Poultry owners in central Luzon, Philippines, are being reminded by the Department of Agriculture (DA) to vaccinate their chickens against Newcastle disease and to use disinfectants to halt the spread of the disease, reported CNN Philippines.

DA Region 3 has reported the death of about 41,000 birds from the disease. Most affected have been fighting cocks and ranging chickens in the provinces of Pampanga, Tarlac and Nueva Ecija. Some of the birds were killed to prevent the further transmission of the virus.

Dr. Eduardo Lapuz Jr., chief of the region’s regulatory division has confirmed that preventative medicines have been distributed to backyard poultry keepers, and called on farmers to have their chickens tested at official veterinary labs if they show signs of disease.

With the region the main supplier of poultry meat to Metro Manila, Lapuz has sought to reassure consumers there that there will be no shortage of supplies and that there is no risk to their health.

Weather contributing factor in spreading Newcastle disease

According to a previous report from CNN Philippines, DA officials have attributed the spread of the Newcastle disease virus (NDV) to the stress of typhoons Lando and Nona weakening the immune system of the chickens although migratory birds may have been carriers.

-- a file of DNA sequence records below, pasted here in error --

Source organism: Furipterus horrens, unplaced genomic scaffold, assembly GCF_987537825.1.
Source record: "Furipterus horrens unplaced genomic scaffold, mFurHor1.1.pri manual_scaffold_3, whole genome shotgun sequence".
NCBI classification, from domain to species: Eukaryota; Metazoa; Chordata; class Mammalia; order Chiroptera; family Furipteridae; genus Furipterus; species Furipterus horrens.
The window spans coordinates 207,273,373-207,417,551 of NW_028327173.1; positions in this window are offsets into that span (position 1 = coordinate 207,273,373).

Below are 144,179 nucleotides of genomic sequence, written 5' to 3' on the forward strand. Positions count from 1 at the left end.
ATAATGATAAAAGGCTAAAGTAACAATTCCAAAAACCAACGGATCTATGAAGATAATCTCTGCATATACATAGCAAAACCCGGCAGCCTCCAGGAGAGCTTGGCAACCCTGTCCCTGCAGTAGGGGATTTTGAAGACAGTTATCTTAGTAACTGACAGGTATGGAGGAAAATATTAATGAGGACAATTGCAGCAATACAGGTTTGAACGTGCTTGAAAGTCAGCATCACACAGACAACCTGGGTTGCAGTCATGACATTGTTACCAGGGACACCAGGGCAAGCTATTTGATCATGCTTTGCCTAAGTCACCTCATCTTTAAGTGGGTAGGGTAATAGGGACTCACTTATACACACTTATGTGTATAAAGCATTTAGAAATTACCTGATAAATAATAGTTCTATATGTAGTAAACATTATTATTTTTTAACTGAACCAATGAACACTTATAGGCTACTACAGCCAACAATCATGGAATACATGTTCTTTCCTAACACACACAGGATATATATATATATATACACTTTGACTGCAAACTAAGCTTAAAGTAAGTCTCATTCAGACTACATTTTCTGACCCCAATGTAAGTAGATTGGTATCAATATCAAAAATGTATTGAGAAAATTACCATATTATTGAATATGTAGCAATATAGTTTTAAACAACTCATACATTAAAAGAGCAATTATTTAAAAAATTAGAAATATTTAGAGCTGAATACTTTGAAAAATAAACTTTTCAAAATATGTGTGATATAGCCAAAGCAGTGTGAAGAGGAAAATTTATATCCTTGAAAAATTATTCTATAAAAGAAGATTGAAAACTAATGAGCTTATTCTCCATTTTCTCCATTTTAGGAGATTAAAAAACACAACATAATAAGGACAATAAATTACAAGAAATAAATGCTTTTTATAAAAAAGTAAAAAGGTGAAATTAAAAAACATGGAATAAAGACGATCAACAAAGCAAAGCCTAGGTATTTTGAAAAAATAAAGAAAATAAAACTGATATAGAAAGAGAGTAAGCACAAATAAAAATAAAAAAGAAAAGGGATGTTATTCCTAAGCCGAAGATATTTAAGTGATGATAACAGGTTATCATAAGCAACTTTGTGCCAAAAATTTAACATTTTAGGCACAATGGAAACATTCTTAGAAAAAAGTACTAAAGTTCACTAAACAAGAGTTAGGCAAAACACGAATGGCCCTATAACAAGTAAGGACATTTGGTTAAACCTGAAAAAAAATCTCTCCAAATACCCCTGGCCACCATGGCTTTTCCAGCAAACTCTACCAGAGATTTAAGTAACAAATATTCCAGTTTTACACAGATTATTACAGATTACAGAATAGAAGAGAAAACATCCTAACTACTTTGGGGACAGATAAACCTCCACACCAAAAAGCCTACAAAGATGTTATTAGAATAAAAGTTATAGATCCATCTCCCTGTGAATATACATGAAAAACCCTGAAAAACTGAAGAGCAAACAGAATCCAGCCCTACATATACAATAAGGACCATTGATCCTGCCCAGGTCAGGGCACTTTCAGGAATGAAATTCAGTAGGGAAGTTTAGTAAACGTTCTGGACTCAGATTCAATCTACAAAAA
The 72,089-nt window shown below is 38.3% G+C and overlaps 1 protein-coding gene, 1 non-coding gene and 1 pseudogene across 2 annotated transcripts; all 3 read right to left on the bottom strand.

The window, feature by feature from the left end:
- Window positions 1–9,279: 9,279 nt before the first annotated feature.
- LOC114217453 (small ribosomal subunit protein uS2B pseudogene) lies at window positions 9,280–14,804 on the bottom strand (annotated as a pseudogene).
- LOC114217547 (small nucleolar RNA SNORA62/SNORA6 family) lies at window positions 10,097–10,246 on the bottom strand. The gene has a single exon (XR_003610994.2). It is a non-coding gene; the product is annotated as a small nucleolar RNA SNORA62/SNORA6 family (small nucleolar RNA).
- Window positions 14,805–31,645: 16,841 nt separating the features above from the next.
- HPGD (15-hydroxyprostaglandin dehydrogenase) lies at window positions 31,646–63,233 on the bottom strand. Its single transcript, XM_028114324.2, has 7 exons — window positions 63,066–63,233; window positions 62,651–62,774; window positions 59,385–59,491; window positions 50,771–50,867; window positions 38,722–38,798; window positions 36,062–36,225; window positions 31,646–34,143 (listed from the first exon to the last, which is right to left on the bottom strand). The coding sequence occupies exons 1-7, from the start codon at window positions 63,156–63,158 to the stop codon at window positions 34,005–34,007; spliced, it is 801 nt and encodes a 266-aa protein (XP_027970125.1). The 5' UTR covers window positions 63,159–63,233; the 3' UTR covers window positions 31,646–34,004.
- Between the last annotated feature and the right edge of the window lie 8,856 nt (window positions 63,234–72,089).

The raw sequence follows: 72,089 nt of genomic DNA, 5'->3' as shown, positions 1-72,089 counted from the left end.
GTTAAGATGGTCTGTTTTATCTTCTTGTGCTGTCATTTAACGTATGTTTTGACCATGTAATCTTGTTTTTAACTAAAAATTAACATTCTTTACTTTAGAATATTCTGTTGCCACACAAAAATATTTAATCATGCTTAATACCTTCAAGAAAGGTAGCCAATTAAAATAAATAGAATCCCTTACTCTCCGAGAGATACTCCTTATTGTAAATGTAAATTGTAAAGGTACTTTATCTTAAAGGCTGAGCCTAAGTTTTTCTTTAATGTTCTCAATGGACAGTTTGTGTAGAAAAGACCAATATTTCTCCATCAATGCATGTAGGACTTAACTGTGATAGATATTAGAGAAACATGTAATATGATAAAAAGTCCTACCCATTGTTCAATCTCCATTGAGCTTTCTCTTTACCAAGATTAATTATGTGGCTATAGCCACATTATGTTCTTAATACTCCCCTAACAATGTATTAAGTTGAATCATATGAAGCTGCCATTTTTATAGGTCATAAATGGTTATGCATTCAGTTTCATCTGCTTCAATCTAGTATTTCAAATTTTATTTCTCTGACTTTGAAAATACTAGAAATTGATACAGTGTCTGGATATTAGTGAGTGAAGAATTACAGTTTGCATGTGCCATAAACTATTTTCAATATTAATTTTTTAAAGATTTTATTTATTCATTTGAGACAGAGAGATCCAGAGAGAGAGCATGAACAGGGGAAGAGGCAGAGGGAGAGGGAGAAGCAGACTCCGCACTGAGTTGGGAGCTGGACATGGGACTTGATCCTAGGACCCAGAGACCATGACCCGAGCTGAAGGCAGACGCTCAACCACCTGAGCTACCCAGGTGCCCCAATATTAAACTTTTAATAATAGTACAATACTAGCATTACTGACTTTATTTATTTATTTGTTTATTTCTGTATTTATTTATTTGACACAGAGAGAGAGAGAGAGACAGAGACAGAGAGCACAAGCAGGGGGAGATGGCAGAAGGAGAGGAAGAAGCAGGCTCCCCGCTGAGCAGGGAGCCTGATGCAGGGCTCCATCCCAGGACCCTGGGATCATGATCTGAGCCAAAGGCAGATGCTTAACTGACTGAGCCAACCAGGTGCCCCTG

Agriculture Undersecretary for Livestock, Jose Reaño, told Manila Times that Newcastle disease is triggered by a sudden change in temperature. He blamed the spread of NDV on the owners of fighting cocks and other poultry owners who transported their birds from and around contaminated areas.

“It’s normal, almost every year we have isolated cases, just like flu,” he said. “Only this time, the disease spread because of continuous movements. It started in fighting cocks so the virus spread in other farms.”

Reaño advised poultry raisers to screen people visiting their farms, vaccinate their birds and to stop moving them.

He said the disease started in the province of Tarlac, and then spread to Pangasinan, Bulacan, Zambales, Laguna, Quezon and some parts of Quezon City.

The Department of Agriculture has recently announced that it will give more attention to livestock and poultry production in order to mitigate the adverse effects of El Niño and typhoons.

Market conditions in Philippines

According to Agriculture Secretary, Proceso Alcala, livestock production during the fourth quarter of 2015 expanded by 3.7 percent and contributed 17.1 percent to the nation’s total agricultural output.

Overall output from the poultry sector increased by 4.2 percent for the quarter and accounted for 14.7 percent of farm production. Except for ducks, all poultry subsectors posted output increases; chicken meat production expanded by 3.6 percent.

Average farm-gate prices went down by an average of 5.7 percent during the reference quarter, with declines over the year recorded in the crop, livestock and poultry sectors, Alcala reported.